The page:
Start messing around with a state employee’s pay or his retirement and you are guaranteed a full-blown controversy. So you can imagine what uproar has been created with both issues now on the griddle at the same time.
The state Civil Service Commission could as early as Nov. 4 make a final decision on a new pay raise plan for state workers. It is designed to replace what have become almost automatic 4 percent annual pay increases.
The new system would allow agencies to give employees anywhere from zero to 3 ercent increases if they satisfy their job requirements. Workers doing better than expected could get up to 6 percent raises.
Opponents of the new system insist supervisors aren’t trained to make unbiased evaluations. They believe nepotism and friendships will result in too much favoritism.
Joint meetings of the House and Senate retirement committees at the same time are beginning discussions on possibly changing the way state retirements are funded and handled.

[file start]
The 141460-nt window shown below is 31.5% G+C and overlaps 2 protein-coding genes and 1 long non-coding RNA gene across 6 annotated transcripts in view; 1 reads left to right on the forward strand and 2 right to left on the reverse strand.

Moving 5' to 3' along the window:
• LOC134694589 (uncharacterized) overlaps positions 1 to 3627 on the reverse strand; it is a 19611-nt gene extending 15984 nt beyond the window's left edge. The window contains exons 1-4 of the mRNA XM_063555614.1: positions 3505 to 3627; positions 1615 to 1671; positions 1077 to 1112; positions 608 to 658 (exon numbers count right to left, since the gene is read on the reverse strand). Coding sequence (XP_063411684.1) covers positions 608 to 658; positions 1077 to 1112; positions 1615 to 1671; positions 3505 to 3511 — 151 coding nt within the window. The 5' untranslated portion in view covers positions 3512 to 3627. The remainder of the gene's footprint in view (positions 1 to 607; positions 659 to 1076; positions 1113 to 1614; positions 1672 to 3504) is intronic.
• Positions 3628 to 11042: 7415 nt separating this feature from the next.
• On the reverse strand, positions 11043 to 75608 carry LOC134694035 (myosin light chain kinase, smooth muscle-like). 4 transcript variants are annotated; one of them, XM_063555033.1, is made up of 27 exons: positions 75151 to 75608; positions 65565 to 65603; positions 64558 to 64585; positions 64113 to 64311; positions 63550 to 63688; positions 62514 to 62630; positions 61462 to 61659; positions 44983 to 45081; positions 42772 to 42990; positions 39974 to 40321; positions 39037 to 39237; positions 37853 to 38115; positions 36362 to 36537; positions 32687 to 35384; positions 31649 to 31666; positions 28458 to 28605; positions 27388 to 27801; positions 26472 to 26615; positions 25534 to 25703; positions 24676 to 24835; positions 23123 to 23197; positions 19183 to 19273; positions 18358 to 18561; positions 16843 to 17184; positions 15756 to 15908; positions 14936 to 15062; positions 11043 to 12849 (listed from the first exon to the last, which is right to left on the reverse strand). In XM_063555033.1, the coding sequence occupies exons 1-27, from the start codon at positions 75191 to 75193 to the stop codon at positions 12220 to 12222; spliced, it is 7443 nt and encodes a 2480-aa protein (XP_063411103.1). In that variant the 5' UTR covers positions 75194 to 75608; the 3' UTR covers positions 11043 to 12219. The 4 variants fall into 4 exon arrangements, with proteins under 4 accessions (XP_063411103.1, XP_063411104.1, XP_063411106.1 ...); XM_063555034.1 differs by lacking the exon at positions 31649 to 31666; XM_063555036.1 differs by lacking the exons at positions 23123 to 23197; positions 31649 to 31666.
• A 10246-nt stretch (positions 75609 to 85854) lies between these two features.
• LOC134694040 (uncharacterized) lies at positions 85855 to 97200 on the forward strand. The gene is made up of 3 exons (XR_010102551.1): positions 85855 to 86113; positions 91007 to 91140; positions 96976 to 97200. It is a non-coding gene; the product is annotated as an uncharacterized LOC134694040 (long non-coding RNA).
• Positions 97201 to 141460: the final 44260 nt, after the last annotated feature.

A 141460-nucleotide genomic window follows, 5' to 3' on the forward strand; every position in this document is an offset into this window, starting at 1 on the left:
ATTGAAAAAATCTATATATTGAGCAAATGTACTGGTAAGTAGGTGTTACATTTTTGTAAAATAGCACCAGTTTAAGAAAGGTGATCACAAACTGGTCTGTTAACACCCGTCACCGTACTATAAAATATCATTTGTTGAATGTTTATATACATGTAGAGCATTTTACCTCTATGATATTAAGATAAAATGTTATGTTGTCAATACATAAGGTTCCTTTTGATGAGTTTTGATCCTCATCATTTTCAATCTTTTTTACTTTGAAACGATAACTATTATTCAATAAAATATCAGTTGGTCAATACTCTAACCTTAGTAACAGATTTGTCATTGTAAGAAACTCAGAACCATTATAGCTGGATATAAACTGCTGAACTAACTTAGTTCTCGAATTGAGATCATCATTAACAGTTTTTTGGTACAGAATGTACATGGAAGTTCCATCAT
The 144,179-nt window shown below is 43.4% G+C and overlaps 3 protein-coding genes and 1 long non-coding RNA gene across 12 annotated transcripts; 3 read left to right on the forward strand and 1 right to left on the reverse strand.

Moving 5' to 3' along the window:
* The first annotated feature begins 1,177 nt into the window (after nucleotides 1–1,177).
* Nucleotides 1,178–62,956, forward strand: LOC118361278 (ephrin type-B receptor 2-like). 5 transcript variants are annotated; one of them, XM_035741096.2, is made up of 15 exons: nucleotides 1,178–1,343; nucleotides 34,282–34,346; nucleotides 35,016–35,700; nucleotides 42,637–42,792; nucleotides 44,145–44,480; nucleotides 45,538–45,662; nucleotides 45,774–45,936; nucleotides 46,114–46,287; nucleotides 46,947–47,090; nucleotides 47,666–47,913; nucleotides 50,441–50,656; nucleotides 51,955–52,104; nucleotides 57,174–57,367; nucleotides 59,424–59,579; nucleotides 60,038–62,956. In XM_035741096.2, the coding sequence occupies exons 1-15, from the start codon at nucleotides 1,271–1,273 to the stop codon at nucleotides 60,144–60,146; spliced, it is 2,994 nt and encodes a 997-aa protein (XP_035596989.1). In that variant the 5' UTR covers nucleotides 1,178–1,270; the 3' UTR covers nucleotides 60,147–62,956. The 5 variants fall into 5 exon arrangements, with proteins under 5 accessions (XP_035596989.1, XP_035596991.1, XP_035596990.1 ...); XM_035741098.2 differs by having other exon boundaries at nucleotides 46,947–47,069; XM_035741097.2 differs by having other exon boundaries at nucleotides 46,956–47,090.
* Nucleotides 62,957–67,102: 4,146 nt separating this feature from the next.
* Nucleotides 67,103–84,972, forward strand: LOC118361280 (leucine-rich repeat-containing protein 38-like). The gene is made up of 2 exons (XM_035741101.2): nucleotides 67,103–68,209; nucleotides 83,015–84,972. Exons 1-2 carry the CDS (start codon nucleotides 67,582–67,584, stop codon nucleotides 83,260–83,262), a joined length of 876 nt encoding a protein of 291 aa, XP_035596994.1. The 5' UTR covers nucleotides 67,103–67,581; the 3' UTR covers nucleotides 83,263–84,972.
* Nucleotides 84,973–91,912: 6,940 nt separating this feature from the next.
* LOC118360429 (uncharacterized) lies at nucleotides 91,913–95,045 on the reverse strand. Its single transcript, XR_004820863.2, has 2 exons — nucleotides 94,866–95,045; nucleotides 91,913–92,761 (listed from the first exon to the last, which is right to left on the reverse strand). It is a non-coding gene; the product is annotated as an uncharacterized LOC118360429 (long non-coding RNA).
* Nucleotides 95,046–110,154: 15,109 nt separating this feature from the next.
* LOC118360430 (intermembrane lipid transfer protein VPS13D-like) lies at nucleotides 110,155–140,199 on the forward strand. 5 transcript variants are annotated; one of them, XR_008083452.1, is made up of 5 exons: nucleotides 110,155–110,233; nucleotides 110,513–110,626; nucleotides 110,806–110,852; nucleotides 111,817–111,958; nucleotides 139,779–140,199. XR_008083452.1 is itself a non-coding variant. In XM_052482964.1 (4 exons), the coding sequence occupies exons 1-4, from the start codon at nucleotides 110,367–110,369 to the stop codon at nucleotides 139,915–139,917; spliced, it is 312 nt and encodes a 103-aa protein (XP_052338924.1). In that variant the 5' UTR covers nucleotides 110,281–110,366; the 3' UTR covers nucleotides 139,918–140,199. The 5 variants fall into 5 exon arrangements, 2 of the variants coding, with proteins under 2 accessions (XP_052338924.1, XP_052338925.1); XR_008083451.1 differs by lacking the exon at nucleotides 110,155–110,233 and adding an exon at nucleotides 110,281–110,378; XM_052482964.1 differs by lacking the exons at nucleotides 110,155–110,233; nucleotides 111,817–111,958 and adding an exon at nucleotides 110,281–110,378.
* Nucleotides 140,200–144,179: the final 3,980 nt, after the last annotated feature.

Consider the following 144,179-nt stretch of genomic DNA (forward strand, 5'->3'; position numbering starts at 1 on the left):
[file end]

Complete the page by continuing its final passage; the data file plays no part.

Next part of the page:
The retirement debate pits the current employee defined-benefit plan vs. a defined-contribution plan. The four largest retirement plans are those that cover State Police, state employees, teachers and school employees.
If the retirement systems were changed, it wouldn’t affect anyone currently working for the state or who is already retired. Only new employees or teachers hired after July 1, 2010, would be affected.
State Sen. Butch Gautreaux, D-Morgan City, chairman of the Senate Retirement Committee, made perhaps the best argument against going to a contribution retirement plan. He talked about the national recession that is still being felt in many parts of the country.
Rep. Joel Robideaux, No Party-Lafayette, is chairman of the House Retirement Committee. He doesn’t think any retirement change is imminent.
A change in the merit pay plan for state workers is a different story. It should have been improved a long time ago, but no one had the courage to take the bold steps that are necessary.
Monday, October 26, 2009
Pay, retirement stir emotions
The Lake Charles American Press in this opinion piece chimes in on the current debate about state employee pay and their retirement plan.